The day before Thanksgiving, Lobster and I had our own Fakesgiving. Instead of your usual 10 pound bird, I bought a turkey breast and stuffed it with a sausage, fig and cranberry dressing. Even though it was a little dinner for two, we still went nuts and had all the fixin's - mac and cheese, sweet potatoes, cranberry sauce and a pumpkin trifle.

Stuffing the turkey breast was a nice change from your traditional turkey and one we enjoyed very much. I'm sure everyone's had their fair share of dried turkey breast, but this method actually produced a moist breast. I was really surprised how much we enjoyed eating it this way. In fact, we may even change our Thanksgiving tradition from here on out. (fingers crossed) My favorite part of the meal is the side dishes anyway - so having a twofer and smothering it in gravy and cranberry sauce made for one delicious bite. It's a shame Thanksgiving only comes around once a year - the glutinous day has just passed and I'm already thinking of next year's meal. Sigh, food freak I be ^_^

Note: The stuffing was a bit on the sweet side for me so next time I would try using one fruit instead of both - or an entirely different recipe all together.

Turkey Roulade
6 to 7 servings
Adapted from Barefoot Contessa

  • 3/4 cup small-diced dried figs, stems removed
  • 3/4 cup dried cranberries
  • 1/2 cup apple juice
  • 2 tablespoons unsalted butter
  • 1 1/2 cups diced onions (2 onions)
  • 1 cup (1/2-inch-diced) celery (3 stalks)
  • 3/4 pound pork sausage, casings removed (sweet and hot mixed)
  • 1 1/2 tablespoons chopped fresh rosemary leaves
  • 3 tablespoons pine nuts, toasted
  • 3 cups herb-seasoned stuffing mix (recommended: Pepperidge Farm)
  • 1 1/2 cups chicken broth
  • 1 extra-large egg, beaten (I used one large egg plus an egg white)
  • Kosher salt and freshly ground black pepper
  • 1 whole (2 halves) turkey breast, skin on, boned and butterflied (5 pounds)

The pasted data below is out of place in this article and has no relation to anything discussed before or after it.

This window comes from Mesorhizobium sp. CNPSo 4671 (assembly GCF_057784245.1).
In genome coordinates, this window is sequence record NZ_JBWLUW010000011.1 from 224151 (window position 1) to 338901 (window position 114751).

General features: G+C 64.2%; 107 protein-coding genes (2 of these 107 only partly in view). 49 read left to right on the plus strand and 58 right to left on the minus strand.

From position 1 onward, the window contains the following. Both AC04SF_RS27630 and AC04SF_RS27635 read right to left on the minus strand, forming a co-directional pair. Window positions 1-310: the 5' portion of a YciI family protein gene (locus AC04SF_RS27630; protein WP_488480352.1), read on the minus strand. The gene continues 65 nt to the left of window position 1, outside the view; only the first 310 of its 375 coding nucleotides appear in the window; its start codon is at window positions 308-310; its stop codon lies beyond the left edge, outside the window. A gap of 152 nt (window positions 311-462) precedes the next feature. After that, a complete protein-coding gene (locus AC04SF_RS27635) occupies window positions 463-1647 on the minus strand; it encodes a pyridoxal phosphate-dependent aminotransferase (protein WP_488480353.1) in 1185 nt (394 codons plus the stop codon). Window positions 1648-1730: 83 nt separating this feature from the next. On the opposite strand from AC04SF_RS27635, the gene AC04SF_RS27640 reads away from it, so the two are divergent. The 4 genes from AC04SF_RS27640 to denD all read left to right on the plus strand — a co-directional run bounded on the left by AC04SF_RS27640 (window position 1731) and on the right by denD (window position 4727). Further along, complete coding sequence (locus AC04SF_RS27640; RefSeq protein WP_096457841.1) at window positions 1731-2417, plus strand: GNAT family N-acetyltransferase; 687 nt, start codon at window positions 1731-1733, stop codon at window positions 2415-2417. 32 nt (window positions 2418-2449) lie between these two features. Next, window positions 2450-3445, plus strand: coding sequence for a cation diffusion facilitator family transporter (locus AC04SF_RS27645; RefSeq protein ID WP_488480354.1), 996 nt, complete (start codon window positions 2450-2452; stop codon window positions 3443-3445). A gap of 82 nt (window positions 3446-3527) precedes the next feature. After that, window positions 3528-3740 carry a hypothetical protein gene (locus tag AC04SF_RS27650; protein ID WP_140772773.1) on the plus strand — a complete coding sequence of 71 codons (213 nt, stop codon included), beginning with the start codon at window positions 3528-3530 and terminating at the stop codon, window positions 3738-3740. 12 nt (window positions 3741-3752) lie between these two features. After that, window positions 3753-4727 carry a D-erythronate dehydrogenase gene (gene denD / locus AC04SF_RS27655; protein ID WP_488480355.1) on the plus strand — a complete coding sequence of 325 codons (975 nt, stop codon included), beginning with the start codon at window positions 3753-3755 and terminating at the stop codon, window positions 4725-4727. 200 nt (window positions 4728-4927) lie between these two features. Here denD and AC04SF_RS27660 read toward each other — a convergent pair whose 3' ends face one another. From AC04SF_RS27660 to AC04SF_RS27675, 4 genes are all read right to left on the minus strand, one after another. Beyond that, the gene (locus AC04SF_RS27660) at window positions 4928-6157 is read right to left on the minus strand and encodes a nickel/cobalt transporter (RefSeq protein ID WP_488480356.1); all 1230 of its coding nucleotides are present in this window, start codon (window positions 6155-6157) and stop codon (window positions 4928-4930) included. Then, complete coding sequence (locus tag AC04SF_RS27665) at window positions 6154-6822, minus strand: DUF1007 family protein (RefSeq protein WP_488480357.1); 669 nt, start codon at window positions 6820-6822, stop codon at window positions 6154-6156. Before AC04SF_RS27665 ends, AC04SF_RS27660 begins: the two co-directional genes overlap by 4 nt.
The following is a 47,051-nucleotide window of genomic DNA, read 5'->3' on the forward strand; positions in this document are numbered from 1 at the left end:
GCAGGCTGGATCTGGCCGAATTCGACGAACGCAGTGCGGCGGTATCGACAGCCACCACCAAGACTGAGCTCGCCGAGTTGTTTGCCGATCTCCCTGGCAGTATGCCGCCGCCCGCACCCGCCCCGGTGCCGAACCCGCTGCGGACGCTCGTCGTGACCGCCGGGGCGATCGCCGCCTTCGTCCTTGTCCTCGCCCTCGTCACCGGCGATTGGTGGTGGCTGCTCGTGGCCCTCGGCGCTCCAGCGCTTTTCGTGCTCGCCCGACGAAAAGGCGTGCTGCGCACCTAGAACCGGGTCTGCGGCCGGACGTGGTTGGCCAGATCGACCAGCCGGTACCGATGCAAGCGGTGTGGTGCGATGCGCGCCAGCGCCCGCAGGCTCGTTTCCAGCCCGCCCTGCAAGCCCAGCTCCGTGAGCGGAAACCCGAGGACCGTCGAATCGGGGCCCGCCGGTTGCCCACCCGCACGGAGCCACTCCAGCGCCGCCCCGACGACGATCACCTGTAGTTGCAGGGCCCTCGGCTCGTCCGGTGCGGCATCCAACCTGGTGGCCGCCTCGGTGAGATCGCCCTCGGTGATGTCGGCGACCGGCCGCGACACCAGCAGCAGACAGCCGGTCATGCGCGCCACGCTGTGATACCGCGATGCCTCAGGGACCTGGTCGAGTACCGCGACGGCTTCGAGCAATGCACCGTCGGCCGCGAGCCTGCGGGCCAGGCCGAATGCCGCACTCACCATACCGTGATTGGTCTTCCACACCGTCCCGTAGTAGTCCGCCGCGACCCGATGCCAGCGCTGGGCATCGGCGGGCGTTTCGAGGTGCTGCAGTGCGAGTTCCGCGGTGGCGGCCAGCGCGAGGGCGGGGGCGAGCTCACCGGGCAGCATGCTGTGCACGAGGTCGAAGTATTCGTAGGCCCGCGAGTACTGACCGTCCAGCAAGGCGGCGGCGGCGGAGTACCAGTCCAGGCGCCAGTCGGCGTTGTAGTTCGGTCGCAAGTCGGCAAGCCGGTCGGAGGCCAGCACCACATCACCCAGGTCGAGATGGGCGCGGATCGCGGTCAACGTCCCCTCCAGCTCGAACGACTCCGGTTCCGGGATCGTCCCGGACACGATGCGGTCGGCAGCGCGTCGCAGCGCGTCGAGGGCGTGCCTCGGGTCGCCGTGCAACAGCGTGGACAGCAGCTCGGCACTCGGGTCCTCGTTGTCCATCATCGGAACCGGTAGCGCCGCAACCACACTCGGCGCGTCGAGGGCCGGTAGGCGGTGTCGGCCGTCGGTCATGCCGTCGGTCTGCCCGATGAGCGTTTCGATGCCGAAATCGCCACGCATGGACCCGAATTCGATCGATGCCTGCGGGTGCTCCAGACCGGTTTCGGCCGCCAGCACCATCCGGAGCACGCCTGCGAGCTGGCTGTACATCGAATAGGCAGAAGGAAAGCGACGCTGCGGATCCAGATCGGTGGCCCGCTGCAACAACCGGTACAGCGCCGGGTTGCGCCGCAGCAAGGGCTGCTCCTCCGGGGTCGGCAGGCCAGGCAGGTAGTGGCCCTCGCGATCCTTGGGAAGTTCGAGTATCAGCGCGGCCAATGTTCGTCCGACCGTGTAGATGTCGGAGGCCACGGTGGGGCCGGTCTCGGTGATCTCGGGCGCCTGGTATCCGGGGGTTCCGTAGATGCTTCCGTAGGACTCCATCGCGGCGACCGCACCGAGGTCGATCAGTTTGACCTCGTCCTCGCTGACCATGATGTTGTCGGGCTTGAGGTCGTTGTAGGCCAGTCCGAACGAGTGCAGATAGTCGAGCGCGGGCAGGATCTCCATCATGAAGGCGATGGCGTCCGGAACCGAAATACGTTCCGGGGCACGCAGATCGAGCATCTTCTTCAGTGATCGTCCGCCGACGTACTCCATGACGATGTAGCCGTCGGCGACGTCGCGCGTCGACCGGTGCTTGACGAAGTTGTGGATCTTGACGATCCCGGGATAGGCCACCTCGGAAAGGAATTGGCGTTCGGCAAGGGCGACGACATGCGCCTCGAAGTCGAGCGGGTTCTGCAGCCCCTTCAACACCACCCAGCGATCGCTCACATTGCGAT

• 2 tablespoons unsalted butter, melted


Place the dried figs and cranberries in a small saucepan and pour in the apple juice and 1/2 cup water. Bring the mixture to a boil over medium heat, then lower the heat and simmer for 2 minutes. Remove from the heat and set aside.

Meanwhile, melt the butter in a large (12-inch) skillet over medium heat. Add the onions and celery and saute until softened, about 5 minutes. Add the sausage, crumbling it into small bits with a fork, and saute, stirring frequently, for 10 minutes, until cooked and browned. Add the figs and cranberries with the liquid, the chopped rosemary, and pine nuts, and cook for 2 more minutes. Scrape up the brown bits with a wooden spoon.

Place the stuffing mix in a large bowl. Add the sausage mixture, chicken stock, egg, 1 teaspoon salt, and 1/2 teaspoon pepper and stir well. (The stuffing may be prepared ahead and stored in the refrigerator overnight.)

Preheat the oven to 325 degrees F. Place a baking rack on a sheet pan.

Lay the butterflied turkey breast skin side down on a cutting board. Sprinkle the meat with 2 teaspoons salt and 1 teaspoon pepper. Spread the stuffing in a 1/2-inch-thick layer over the meat, leaving a half-inch border on all sides. Don't mound the stuffing or the turkey will be difficult to roll. (Place the leftover stuffing in a buttered gratin dish and bake for the last 45 minutes of roasting alongside the turkey.) Starting at 1 end, roll the turkey like a jelly roll and tuck in any stuffing that tries to escape on the sides. Tie the roast firmly with kitchen twine every 2 inches to make a compact cylinder.

Place the stuffed turkey breast seam side down on the rack on the sheet pan. Brush with the melted butter, sprinkle generously with salt and pepper, and roast for 1 3/4 to 2 hours, until an instant-read thermometer registers 150 degrees F in the center. (I test in a few places.) Cover the turkey with aluminum foil and allow it to rest at room temperature for 15 minutes. Carve 1/2-inch-thick slices and serve warm with the extra stuffing.

With the leftover stuffing - place in a large oven proof bowl and roast along side the turkey during the last 45 minutes of baking. Stuffing is done when internal temperature register 165F.


Recipe from Barefoot Contessa

Makes 3 cups

  • 4 tbs unsalted butter*
  • 1 1/2 cups chopped yellow onion (2 onions)
  • 1/4 cup flour
  • 1 teaspoon kosher salt
  • 1/2 teaspoon freshly ground black pepper
  • Defatted turkey drippings plus chicken broth to make 2 cups
  • 1 tablespoon white wine, optional
  • 1 tablespoon heavy cream, optional


In a large (10 to 12-inch) saute pan, cook the butter and onions over medium-low heat for 12 to 15 minutes, until the onions are lightly browned. Don't rush this step; it makes all the difference when the onions are well-cooked.

Sprinkle the flour into the pan, whisk in, then add the salt and pepper. Cook for 2 to 3 minutes. Add the hot chicken stock mixture and Cognac, and cook uncovered for 4 to 5 minutes until thickened. Add the wine and cream, if desired. Season, to taste, and serve.

I started the gravy with 1/4 cup of the turkey dripping since my turkey breasts did not produce much drippings. I then proceede with the rest of the recipe and added 2 cups of chicken broth.